Home >

Passion

Successful followers care passionately about their work and the people it serves. They have a sense of ownership, of stewardship. If something happens, it is happening to what they are responsible for. When followers and leaders share a passion for the work, they can be full partners in it. Unless we match a leader’s passion, it is difficult to become more than a junior partner.

We can be passionate for the overall work and also for whatever role we have within it. When the clerk in charge of a supply room or publications stock maintains a beautifully organized facility that smoothly supports the rest of the organization, professional pride shines through. Appreciating the uniqueness of a role and its impact permits us to imbue the role with the energy needed to multiply our contribution.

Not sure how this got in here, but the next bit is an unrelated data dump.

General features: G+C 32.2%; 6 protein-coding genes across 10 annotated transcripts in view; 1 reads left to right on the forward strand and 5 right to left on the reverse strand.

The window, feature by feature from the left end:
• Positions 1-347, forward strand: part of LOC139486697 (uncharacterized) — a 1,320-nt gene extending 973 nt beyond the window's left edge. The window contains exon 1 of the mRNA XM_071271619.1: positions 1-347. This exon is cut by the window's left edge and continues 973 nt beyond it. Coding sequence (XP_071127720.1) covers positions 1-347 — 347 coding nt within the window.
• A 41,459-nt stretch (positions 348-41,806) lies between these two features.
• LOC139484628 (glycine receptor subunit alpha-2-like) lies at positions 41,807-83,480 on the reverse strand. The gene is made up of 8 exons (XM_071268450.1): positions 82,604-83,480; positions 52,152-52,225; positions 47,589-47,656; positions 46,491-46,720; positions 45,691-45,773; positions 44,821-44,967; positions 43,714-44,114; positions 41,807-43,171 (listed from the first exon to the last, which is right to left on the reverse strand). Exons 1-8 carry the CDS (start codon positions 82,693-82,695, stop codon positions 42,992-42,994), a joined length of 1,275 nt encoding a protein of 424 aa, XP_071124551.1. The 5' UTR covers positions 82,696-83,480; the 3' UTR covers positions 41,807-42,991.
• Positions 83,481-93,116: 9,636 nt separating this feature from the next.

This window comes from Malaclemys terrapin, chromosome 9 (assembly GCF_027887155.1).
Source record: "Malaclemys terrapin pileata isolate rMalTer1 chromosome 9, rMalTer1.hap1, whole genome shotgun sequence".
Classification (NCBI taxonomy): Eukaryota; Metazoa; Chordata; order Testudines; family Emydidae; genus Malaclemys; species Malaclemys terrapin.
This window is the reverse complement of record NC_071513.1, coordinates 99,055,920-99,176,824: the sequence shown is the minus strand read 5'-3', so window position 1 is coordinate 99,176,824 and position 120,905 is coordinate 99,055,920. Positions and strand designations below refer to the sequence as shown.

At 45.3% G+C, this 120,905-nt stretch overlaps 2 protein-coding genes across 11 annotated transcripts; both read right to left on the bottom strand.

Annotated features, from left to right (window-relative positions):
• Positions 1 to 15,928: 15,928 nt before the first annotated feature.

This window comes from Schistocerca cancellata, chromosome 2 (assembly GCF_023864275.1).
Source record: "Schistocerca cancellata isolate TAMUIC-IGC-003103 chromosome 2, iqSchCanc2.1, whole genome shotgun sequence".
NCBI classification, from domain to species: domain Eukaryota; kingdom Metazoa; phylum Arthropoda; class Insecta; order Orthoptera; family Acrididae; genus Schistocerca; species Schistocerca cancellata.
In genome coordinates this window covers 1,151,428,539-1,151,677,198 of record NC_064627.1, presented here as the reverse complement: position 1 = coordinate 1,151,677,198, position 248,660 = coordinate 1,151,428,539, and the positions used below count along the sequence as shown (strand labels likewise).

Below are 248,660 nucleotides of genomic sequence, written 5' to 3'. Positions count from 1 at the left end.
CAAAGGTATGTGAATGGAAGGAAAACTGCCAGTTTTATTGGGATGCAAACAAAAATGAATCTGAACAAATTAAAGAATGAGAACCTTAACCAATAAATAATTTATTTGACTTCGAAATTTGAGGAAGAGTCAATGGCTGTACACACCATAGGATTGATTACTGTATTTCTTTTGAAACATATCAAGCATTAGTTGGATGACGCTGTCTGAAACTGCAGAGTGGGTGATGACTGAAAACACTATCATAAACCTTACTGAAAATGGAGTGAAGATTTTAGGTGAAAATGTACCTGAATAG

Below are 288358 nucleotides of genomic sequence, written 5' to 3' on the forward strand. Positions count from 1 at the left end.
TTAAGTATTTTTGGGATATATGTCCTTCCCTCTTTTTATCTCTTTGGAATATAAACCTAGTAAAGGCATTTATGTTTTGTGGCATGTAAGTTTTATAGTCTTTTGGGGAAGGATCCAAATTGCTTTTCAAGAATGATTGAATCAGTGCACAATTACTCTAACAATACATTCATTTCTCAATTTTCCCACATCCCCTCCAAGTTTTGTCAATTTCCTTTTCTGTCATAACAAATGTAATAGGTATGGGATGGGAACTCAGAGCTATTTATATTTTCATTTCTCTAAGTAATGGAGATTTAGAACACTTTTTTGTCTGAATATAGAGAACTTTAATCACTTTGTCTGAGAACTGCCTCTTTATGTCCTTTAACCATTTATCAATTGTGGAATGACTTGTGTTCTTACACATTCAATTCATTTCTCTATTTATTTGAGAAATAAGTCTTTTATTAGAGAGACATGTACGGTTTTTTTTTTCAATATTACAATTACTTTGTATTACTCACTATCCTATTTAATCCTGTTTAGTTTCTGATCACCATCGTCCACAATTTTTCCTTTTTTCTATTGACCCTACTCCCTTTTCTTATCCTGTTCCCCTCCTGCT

Passion cannot be manufactured or faked. It springs from genuine connection to the common purpose. It may be clouded by setbacks to that purpose, but is always available to be retapped. Courageous followers are not content to accept a loss of passion as “normal.” They ask themselves and others tough questions that can reignite passion:

Does the organization’s sense of purpose need renewing?

Have we personally lost touch with the shared purpose and vision of the organization?

What is our own vision of fulfillment?

How does our current role allow us to achieve this?

How does our current role position us to achieve even greater fulfillment in the future?

Are frustrations in accomplishing our current role blocking our passion?

Are relationship issues with the leader or other group members blocking our passion?

Are we ready for more responsibility and do we need to make this readiness known?

Restoring passion reconnects us with our power. Without passion we cannot excel. By excelling we fulfill ourselves and earn the right to help shape the organization’s future. Armchair critics have little influence with the leader and group whereas team members passionately fulfilling their role can weigh in heavily.